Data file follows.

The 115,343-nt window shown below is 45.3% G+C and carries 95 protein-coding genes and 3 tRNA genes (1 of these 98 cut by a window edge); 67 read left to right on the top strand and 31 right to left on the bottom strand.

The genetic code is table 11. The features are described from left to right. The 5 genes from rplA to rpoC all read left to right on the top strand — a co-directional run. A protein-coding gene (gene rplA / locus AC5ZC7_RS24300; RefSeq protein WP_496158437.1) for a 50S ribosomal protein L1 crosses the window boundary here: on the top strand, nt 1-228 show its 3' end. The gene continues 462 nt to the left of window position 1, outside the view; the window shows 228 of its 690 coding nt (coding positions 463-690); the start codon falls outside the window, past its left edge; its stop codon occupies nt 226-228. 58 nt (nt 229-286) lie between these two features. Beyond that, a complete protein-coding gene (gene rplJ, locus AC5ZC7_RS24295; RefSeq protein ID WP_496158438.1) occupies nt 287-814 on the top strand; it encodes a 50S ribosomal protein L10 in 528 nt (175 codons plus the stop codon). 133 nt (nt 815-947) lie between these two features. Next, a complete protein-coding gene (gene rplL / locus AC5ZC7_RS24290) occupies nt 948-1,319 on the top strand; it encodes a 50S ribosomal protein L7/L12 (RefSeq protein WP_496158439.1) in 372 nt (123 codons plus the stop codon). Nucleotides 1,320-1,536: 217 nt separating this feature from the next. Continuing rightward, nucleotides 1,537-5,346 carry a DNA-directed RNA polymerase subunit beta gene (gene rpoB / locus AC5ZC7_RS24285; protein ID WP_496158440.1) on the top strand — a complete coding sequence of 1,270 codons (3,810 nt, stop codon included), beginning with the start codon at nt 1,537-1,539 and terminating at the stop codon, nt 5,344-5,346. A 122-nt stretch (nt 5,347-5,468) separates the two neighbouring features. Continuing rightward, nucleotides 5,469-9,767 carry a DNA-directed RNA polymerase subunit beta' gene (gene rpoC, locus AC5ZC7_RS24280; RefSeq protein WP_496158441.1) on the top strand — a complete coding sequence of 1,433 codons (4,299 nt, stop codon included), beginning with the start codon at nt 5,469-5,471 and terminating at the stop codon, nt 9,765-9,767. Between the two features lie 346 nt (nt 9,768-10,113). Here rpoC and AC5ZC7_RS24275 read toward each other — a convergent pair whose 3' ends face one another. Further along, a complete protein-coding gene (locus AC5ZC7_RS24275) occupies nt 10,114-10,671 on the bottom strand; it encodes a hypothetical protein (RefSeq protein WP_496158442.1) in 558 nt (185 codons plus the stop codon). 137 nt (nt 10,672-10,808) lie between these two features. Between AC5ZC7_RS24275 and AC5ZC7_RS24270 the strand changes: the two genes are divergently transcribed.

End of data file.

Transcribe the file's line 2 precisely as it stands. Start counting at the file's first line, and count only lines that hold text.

The genetic code is table 11. The features are described from left to right. The 5 genes from rplA to rpoC all read left to right on the top strand — a co-directional run. A protein-coding gene (gene rplA / locus AC5ZC7_RS24300; RefSeq protein WP_496158437.1) for a 50S ribosomal protein L1 crosses the window boundary here: on the top strand, nt 1-228 show its 3' end. The gene continues 462 nt to the left of window position 1, outside the view; the window shows 228 of its 690 coding nt (coding positions 463-690); the start codon falls outside the window, past its left edge; its stop codon occupies nt 226-228. 58 nt (nt 229-286) lie between these two features. Beyond that, a complete protein-coding gene (gene rplJ, locus AC5ZC7_RS24295; RefSeq protein ID WP_496158438.1) occupies nt 287-814 on the top strand; it encodes a 50S ribosomal protein L10 in 528 nt (175 codons plus the stop codon). 133 nt (nt 815-947) lie between these two features. Next, a complete protein-coding gene (gene rplL / locus AC5ZC7_RS24290) occupies nt 948-1,319 on the top strand; it encodes a 50S ribosomal protein L7/L12 (RefSeq protein WP_496158439.1) in 372 nt (123 codons plus the stop codon). Nucleotides 1,320-1,536: 217 nt separating this feature from the next. Continuing rightward, nucleotides 1,537-5,346 carry a DNA-directed RNA polymerase subunit beta gene (gene rpoB / locus AC5ZC7_RS24285; protein ID WP_496158440.1) on the top strand — a complete coding sequence of 1,270 codons (3,810 nt, stop codon included), beginning with the start codon at nt 1,537-1,539 and terminating at the stop codon, nt 5,344-5,346. A 122-nt stretch (nt 5,347-5,468) separates the two neighbouring features. Continuing rightward, nucleotides 5,469-9,767 carry a DNA-directed RNA polymerase subunit beta' gene (gene rpoC, locus AC5ZC7_RS24280; RefSeq protein WP_496158441.1) on the top strand — a complete coding sequence of 1,433 codons (4,299 nt, stop codon included), beginning with the start codon at nt 5,469-5,471 and terminating at the stop codon, nt 9,765-9,767. Between the two features lie 346 nt (nt 9,768-10,113). Here rpoC and AC5ZC7_RS24275 read toward each other — a convergent pair whose 3' ends face one another. Further along, a complete protein-coding gene (locus AC5ZC7_RS24275) occupies nt 10,114-10,671 on the bottom strand; it encodes a hypothetical protein (RefSeq protein WP_496158442.1) in 558 nt (185 codons plus the stop codon). 137 nt (nt 10,672-10,808) lie between these two features. Between AC5ZC7_RS24275 and AC5ZC7_RS24270 the strand changes: the two genes are divergently transcribed.